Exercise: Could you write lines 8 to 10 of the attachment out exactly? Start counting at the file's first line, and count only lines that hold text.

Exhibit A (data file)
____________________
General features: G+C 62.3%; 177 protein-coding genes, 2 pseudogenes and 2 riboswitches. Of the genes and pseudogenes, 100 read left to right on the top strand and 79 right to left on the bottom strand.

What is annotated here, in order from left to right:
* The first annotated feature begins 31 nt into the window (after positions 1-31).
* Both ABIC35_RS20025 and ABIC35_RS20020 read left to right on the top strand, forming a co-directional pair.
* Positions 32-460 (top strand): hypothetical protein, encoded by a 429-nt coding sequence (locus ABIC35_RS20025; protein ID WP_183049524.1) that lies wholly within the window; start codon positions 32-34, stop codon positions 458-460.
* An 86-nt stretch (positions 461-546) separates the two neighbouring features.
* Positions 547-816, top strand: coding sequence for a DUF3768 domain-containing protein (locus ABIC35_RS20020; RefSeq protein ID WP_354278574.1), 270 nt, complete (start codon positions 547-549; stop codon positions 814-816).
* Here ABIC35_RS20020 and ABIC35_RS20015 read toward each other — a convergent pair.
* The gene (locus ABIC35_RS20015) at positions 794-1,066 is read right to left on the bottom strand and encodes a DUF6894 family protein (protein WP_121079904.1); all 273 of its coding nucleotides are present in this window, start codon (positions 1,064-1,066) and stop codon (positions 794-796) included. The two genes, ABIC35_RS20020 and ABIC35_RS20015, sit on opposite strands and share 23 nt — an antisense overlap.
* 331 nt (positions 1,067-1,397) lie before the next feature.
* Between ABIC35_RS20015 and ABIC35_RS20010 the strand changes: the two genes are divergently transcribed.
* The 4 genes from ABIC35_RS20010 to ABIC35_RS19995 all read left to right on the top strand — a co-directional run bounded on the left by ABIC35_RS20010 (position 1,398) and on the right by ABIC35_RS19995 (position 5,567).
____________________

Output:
* Here ABIC35_RS20020 and ABIC35_RS20015 read toward each other — a convergent pair.
* The gene (locus ABIC35_RS20015) at positions 794-1,066 is read right to left on the bottom strand and encodes a DUF6894 family protein (protein WP_121079904.1); all 273 of its coding nucleotides are present in this window, start codon (positions 1,064-1,066) and stop codon (positions 794-796) included. The two genes, ABIC35_RS20020 and ABIC35_RS20015, sit on opposite strands and share 23 nt — an antisense overlap.
* 331 nt (positions 1,067-1,397) lie before the next feature.